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New project will fight Parkinson’s disease with LED brain implants

Aarhus University researchers have just launched a multi-million euro project that aims to use micro-scale implants inside the living brain to cure movement disorders.

[Translate to English:] Den mikroskopiske robot skal høste energi fra ultralydsbølger ved hjælp af en piezoelektrisk enhed. Den største udfordring i projektet bliver ifølge lektor Farshad Moradi at fodre robotten med nok energi til at drive lysdioderne.

With a European Union (EU) grant of more than DKK 28 million, researchers at the Department of Engineering, Aarhus University, aim to enter the living brain with micro-robotics that could have a monumental effect on curing movement disorders in the future. 

The new project is called STARDUST, and it uses wirelessly controlled microscopic implants that illuminate selected brain neurons with LED light and even carry an internal drug delivery system. This has never been done before.

"Until now, electrical stimulation used in the brain has affected all neurons in the targeted area. With this project, we target individual neurons using optogenetics with a completely wireless micro-scale device," says Associate Professor Farshad Moradi, Department of Engineering, Aarhus University.

The tiny device is just 200 cubic micrometres in size. If successful, it will be very inclusive since it will be able to modulate brain circuit activities with artificial light, deliver drugs and record signals from the target brain cells. Power supply comes from harvesting energy from ultrasonic waves using a piezoelectric device.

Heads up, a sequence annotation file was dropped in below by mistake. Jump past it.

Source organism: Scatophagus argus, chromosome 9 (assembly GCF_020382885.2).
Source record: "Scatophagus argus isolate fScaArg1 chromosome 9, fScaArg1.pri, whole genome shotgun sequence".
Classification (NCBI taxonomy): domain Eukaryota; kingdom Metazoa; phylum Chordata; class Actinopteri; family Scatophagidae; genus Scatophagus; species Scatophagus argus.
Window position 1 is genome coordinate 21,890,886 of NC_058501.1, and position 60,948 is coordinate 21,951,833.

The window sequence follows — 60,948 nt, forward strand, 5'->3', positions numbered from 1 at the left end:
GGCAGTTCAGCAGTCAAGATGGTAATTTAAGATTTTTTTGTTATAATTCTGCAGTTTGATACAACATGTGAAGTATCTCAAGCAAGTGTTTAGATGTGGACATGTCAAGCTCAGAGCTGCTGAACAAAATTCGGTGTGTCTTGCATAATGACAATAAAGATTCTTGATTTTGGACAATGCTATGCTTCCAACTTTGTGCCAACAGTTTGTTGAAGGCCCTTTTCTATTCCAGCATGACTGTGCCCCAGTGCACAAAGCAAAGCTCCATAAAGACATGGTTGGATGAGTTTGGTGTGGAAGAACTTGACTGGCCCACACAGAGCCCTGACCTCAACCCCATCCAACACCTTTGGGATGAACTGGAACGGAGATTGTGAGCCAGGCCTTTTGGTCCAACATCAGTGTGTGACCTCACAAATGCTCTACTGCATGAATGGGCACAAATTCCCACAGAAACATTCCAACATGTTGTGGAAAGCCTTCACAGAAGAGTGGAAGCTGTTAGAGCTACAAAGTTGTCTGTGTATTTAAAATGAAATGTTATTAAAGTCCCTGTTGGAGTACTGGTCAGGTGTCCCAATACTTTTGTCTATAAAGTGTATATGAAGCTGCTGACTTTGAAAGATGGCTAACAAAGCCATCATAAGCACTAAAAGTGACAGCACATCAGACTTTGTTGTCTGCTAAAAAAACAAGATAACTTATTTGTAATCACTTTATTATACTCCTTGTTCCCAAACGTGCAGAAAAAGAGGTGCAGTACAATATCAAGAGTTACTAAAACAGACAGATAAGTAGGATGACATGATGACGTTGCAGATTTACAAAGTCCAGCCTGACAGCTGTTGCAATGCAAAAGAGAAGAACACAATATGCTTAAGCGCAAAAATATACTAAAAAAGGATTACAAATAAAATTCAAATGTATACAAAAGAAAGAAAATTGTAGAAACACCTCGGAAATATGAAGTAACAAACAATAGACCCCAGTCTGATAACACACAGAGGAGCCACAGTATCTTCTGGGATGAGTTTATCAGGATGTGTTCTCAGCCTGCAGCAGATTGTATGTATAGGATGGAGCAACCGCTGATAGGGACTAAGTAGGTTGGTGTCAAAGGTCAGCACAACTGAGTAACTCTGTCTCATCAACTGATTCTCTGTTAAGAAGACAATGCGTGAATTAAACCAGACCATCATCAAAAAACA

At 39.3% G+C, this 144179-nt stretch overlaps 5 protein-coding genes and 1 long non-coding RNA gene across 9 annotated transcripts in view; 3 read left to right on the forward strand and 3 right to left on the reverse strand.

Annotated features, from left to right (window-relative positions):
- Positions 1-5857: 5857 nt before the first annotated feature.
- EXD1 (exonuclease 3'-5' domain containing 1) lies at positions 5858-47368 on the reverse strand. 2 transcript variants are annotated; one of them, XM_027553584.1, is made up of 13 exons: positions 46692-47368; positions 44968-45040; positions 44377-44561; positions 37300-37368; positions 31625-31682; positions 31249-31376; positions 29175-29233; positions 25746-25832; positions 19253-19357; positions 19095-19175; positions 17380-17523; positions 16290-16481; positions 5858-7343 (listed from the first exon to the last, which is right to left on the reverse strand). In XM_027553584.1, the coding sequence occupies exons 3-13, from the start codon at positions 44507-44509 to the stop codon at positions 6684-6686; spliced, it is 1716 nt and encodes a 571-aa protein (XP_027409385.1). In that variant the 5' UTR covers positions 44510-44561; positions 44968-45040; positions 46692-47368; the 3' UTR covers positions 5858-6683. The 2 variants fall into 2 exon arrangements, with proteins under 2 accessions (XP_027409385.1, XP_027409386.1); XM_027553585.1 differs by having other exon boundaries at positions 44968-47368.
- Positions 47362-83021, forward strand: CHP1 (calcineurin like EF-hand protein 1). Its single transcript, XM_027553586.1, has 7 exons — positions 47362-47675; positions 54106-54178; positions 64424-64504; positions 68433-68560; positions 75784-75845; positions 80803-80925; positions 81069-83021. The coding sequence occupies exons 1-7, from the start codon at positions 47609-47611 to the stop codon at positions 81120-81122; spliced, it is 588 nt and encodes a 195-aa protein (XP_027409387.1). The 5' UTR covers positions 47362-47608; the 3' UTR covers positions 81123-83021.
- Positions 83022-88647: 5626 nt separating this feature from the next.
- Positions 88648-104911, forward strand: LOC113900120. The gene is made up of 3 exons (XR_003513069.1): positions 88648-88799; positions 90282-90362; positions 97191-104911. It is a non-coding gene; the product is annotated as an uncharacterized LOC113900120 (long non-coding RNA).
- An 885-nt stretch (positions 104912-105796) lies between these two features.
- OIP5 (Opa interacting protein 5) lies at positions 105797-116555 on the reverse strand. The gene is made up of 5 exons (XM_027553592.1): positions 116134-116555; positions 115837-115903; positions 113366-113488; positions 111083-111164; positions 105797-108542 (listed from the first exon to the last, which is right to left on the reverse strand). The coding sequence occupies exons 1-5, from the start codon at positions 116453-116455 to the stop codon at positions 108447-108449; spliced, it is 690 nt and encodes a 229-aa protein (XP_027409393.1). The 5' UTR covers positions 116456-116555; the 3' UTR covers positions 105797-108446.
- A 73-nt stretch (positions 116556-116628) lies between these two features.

"The main challenge is to provide the tiny device with sufficient energy using ultrasonic waves. That is why we have to use very, very low-power electronic chips and very efficient materials," says Professor Moradi.

The project was launched on 1 October and will run for four years. STARDUST is funded by the prestigious Future and Emerging Technologies (FET) actions, under Horizon 2020 – the EU Framework Programme for Research and Innovation.


"If we are successful with this project, it could have a massive effect on the clinical treatment of a wide variety of disorders ranging from Parkinson’s disease to cancer," says Head of Department Thomas Toftegaard, Department of Engineering.

About the project


Partners: Humboldt University of Berlin (Germany), University College Cork (Ireland), National Centre for Scientific Research – CNRS (France), Vlaams Institute for Biotechnology – VIB (Belgium), Biomodics ApS (Denmark), Spinverse Innovation Management OY (Finland), Federal University of Pará (Brazil), Fraunhofer Society for the Promotion of Applied Research (Germany).

Budget: EUR 3.8 million from H2020 – FET Open


Read more about FET Open


Associate Professor Farshad Moradi
Department of Engineering - Integrated Electronics
Mail: moradi@eng.au.dk
Phone: 41893344